Fake news is not limited to misleading information on a global scale, but does evolve into numerous smaller manifestations and will exist by sustaining itself by the same rules as fake news on a global issue, nonetheless it does remains damaging. Examining this more closely we can look at the damage done to the labour movement. The labour movement, by its very structure, is inclusive and works for the collective good. However, with a concerted campaign of disinformation about the labour movement that predates the social media amplification of fake news by decades, the damage done by the fake news of today is easily multiplied. The labour movement has been overtly attacked since the Mulroney, Reagan, and Thatcher triumvirate of economic horror. The attacks have undermined an entity that works for the good of all workers. This attack, both legislatively and in the media, has aided in the decrease in union membership and backlash towards unionized workers in all sectors. There is a direct relationship between the declining wealth of workers, the strength of the middle class and the decline in union membership. Those that have committed themselves to damaging the labour movement, or any progressive movement for that matter, have a tool that knows no bounds and exists with no known method of accountability. The damage that can be done to the labour movement or any progressive movement is all but limitless. Anytime that progressive movements are vulnerable the entire balance of liberal democracy teeters on the razor’s edge.

The labour movement is the last self-funded barrier between economic totalitarianism and workers maintaining their rights in the workplace and the damage done before fake news is a malignant cancer eating away at workers’ rights in the workplace. The possible damage that fake news could inflict is now almost incalculable.

There are numerous legitimate accusations against fake news and an undermining of workers’ rights is but one. Fake news is used by those wishing to see the labour movement weakened to the point of negligible influence, or perhaps destroyed completely. Along with working within the workplace on behalf of its members, the trade union movement is active in the legislative environment. To remain effective, the density or percentage of unionized workers needs to be enough to bring pressure to bear on employers and on legislators to improve workers’ rights and benefits. Fake news attempts to dress up legislation such as so called “right to work” as something noble in the workplace. In reality “right to work” is a corporate and legislative initiative designed to decrease union density and undermine the effectiveness of the labour movement. Similarly, fake news is being used to pit public sector union members against private sector union members. Fake news reports that public sector union members have somehow been awarded lucrative wages and benefits where private sector union members have been intentionally deprived of similar wages and benefits. Instead of recognizing that the benefits that any union member receives is the result of years of open and fair collective bargaining, ultimately advancing the standard of living and working conditions for every worker, the fake news end game is to pit union member against union member. Fake news is being used to suggest to union members and to the general public that public sector union members receiving these wages and benefits are the reason for government debt issues, when these debt issues are part of government inaction on the loss of manufacturing jobs and the continued habit of providing corporate tax breaks.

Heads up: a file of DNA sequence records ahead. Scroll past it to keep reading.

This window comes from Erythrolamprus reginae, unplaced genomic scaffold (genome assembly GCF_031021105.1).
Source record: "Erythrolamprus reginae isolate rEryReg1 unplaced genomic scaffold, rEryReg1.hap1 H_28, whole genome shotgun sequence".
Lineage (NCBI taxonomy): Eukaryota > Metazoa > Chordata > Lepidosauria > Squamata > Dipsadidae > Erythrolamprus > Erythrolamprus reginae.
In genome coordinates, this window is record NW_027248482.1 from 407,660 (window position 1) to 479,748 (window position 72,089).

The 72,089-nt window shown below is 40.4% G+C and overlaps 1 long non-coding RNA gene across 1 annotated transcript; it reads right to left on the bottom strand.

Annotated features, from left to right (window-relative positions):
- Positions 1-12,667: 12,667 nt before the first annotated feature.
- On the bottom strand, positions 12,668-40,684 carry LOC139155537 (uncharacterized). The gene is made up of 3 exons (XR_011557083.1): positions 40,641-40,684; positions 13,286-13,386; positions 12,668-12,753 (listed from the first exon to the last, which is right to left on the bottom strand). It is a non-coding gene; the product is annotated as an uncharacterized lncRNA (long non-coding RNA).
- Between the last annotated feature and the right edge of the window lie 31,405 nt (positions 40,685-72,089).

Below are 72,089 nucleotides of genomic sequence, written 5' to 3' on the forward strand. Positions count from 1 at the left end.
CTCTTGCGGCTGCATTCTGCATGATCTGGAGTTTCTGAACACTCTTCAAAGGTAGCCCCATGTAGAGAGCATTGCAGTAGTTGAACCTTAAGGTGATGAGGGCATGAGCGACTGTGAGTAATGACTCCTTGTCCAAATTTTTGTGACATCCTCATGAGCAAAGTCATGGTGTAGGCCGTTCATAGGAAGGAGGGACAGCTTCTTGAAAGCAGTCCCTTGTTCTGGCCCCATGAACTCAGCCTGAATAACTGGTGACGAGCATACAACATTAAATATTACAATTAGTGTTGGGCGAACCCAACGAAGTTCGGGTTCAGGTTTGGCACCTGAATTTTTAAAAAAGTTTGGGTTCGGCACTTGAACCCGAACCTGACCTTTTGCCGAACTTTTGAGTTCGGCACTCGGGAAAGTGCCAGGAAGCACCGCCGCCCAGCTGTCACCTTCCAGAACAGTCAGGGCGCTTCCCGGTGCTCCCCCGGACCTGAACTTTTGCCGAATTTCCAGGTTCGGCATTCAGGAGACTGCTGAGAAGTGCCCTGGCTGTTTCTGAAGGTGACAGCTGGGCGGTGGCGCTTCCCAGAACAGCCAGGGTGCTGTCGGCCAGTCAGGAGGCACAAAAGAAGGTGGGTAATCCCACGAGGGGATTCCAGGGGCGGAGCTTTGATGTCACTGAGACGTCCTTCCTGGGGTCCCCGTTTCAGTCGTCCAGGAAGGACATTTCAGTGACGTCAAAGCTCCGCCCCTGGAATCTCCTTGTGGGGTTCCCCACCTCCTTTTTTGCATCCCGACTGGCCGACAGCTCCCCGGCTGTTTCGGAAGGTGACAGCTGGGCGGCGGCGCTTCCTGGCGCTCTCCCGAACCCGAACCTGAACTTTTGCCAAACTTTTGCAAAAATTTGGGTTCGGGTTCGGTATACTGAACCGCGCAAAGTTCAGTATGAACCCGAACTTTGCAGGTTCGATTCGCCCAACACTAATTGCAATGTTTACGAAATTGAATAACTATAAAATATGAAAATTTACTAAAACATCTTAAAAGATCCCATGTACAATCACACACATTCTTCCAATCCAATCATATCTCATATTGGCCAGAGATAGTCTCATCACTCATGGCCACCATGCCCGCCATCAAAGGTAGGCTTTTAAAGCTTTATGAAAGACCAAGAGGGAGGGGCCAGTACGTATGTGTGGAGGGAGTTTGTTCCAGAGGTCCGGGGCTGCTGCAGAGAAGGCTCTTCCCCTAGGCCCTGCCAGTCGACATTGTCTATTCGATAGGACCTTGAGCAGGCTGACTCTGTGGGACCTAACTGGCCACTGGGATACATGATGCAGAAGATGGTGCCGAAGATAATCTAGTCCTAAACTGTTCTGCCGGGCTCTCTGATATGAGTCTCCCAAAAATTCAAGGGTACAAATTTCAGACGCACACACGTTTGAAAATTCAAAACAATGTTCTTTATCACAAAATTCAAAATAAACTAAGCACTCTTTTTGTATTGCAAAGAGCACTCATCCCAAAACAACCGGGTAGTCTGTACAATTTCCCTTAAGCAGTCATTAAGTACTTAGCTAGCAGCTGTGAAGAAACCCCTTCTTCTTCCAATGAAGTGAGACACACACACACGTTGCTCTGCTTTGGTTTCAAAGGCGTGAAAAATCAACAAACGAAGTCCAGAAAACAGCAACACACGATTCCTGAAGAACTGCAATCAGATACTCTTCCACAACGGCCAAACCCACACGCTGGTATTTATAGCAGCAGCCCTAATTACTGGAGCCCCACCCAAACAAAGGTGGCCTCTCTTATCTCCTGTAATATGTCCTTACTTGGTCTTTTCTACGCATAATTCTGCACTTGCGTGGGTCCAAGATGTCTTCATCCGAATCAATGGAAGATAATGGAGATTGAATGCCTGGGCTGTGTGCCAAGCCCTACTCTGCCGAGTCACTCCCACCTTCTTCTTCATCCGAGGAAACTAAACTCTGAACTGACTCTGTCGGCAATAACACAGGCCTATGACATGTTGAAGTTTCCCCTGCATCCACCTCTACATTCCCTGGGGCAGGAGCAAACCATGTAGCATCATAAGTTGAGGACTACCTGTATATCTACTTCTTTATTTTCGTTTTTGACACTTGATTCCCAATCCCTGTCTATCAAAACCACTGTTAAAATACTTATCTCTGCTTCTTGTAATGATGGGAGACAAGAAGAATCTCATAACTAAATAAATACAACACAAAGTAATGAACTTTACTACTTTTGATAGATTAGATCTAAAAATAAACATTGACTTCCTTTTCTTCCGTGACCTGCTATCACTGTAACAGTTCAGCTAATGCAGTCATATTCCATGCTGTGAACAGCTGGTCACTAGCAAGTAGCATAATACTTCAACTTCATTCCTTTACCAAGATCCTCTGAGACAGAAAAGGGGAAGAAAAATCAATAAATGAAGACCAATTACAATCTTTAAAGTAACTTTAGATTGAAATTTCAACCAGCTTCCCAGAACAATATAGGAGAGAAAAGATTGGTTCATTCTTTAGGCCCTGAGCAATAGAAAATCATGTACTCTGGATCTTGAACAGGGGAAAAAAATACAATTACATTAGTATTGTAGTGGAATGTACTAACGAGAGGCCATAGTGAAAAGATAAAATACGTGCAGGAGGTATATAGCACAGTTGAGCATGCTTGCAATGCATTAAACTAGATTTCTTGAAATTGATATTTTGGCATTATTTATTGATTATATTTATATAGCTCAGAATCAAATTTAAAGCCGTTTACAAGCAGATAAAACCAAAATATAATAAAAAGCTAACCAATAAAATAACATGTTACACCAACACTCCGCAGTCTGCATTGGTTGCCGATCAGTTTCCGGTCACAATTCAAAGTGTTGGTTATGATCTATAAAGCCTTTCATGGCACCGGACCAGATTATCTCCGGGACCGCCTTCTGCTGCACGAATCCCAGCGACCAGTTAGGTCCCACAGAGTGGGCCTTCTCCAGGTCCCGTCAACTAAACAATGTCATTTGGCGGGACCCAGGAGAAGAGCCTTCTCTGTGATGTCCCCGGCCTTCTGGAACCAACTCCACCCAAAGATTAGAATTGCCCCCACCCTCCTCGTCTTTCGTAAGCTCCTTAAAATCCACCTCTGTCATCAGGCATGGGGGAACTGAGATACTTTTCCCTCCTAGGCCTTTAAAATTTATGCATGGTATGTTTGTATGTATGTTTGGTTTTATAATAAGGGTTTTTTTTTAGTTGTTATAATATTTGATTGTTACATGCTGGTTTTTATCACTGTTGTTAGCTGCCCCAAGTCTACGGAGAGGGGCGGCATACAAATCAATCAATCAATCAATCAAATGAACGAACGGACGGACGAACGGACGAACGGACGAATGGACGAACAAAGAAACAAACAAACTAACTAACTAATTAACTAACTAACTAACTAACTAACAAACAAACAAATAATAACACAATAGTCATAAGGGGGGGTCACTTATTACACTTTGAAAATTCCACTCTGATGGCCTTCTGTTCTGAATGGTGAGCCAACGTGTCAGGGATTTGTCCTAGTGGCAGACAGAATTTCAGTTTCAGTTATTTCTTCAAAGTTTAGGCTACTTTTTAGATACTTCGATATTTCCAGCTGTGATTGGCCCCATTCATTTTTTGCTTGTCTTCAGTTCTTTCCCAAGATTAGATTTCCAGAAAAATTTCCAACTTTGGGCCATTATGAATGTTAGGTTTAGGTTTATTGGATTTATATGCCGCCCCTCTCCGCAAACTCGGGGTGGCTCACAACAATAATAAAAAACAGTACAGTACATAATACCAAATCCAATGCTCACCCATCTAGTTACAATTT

Left unchecked fake news can be used to undermine any entity. It may alter history and destroy institutions with little chance of recovery. The job ahead of us all, despite the fake news attack is to be responsible well-informed citizens, voters, union members and workers. Never forget that the gains of union members elevate the standard of living for all workers.

Dave Trumble, VP, Grey Bruce Labour Council